Cutler Institute for Health and Social Policy

Population Health and Health Policy

Maine Emergency Department Use Study

1/1/2008 - 1/31/2009
Maine Health Information Center

1. Background: Nationally, Emergency Department (ED) use has been on the rise and many areas are experiencing overcrowding and capacity shortages. In addition, there is a widely shared perception among health care providers that patients are turning to EDs for non-emergency care, indicating potential barriers to urgent care or primary care in alternative settings. This study was commissioned by the Work Group on Emergency Department Use created by the Maine Health Advisory Council. The study was part of a larger effort to identify possible areas of cost savings in the health care system in Maine. The intent of the study, carried out in collaboration with the Maine Health Information Center, was to measure the extent and type of ED use by Maine citizens and to analyze patterns by geographic area and patient characteristics.

2. Purpose of the project: This study used hospital data and insurance claims to measure hospital emergency department use in Maine and uncover patterns of use by diagnosis, health service area, and patient characteristics.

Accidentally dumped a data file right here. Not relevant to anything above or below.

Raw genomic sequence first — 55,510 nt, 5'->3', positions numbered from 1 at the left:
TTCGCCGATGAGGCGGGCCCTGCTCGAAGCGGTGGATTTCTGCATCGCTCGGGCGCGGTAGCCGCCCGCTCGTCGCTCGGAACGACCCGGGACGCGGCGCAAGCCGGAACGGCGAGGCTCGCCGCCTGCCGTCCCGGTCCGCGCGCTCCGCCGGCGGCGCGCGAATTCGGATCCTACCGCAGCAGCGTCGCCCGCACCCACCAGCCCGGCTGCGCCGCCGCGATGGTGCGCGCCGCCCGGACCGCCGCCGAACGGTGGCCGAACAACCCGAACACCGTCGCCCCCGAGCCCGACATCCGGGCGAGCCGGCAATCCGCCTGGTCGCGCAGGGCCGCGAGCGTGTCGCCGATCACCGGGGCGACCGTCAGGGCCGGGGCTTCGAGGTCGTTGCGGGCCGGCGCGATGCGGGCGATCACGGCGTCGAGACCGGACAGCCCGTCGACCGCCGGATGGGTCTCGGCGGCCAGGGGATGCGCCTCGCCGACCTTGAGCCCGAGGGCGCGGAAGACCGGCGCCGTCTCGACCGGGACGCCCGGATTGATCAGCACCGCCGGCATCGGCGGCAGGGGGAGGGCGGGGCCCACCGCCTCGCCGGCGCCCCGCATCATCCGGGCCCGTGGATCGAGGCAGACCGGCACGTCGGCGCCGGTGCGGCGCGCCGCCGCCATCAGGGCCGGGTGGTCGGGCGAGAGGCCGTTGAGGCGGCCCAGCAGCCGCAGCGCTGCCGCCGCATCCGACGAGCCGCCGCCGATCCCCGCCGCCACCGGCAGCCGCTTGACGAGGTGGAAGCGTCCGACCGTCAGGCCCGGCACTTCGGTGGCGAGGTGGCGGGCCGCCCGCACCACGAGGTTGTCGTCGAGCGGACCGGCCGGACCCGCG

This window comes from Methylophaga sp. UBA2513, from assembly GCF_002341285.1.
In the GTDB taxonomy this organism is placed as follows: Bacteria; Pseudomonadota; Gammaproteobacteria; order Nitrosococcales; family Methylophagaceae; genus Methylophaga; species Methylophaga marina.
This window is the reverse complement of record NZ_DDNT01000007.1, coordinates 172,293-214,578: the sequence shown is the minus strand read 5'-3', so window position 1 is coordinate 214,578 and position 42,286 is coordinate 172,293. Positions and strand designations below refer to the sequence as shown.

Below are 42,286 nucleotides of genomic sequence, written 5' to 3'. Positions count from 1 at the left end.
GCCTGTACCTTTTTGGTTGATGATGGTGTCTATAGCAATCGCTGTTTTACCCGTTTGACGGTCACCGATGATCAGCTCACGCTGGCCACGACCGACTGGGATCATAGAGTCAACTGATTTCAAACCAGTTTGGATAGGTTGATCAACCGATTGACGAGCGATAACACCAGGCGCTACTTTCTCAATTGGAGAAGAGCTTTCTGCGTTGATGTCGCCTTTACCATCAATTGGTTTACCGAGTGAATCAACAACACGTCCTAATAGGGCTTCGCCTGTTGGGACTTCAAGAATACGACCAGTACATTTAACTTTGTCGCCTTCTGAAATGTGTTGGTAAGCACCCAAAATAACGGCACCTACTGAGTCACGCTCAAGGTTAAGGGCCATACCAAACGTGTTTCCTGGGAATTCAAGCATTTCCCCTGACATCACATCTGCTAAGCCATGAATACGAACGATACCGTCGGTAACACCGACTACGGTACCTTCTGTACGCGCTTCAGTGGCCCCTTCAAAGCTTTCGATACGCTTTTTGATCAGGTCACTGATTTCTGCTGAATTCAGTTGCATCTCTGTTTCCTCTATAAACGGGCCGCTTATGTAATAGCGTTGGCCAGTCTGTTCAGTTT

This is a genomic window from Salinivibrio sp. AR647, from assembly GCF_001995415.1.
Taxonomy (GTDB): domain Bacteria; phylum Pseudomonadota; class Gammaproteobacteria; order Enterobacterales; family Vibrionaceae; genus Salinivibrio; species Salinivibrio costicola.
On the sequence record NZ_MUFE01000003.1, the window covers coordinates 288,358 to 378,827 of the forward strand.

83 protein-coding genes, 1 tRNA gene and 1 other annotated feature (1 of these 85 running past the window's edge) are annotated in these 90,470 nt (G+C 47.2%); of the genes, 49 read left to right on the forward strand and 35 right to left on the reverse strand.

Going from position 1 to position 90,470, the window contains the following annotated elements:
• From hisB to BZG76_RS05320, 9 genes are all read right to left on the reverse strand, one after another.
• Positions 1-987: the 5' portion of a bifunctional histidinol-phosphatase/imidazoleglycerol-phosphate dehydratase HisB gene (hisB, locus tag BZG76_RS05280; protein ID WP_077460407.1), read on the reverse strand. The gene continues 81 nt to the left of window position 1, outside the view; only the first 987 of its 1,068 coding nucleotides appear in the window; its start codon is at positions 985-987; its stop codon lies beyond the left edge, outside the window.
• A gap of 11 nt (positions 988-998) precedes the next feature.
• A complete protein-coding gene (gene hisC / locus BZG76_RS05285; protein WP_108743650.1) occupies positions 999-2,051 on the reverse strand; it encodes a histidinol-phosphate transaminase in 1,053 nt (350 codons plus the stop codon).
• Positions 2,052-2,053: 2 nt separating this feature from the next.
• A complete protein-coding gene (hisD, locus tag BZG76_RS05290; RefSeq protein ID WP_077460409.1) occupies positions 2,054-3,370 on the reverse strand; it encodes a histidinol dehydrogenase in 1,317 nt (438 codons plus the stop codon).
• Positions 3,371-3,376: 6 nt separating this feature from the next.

Project approach or study design:

Hospital discharge data was used to determine total numbers of ED visits, the percent distribution of visits by payer source, by health service area, by patient age and by diagnosis. Claims data for Maine

Start Date: 
Tue, 2008-01-01
End Date: 
Sat, 2009-01-31
Legacy Muskie ID: 

Nellie Mae Education Foundation nominates Pious Ali for the Lawrence W. O'Toole Award

Pious Ali

Pious Ali, Youth and Community Engagement Specialist in Cutler’s Children, Youth, and Families Programs, has been nominated for the Lawrence W. O’Toole Award by the Nellie Mae Education Foundation. Pious is one of six nominees from the New England states.

The Nellie Mae Education Foundation believes that student-centered learning – where learning is personalized, engaging, competency-based and not restricted to the classroom – will prepare young people to graduate high school ready to contribute to their communities and succeed. This award is given out each year to an individual, school district, or non-profit that has exhibited great leadership in moving student-centered approaches to learning forward in the New England region.

The winner will be selected by online voting and will be awarded a $100,000 grant to help advance student centered learning!


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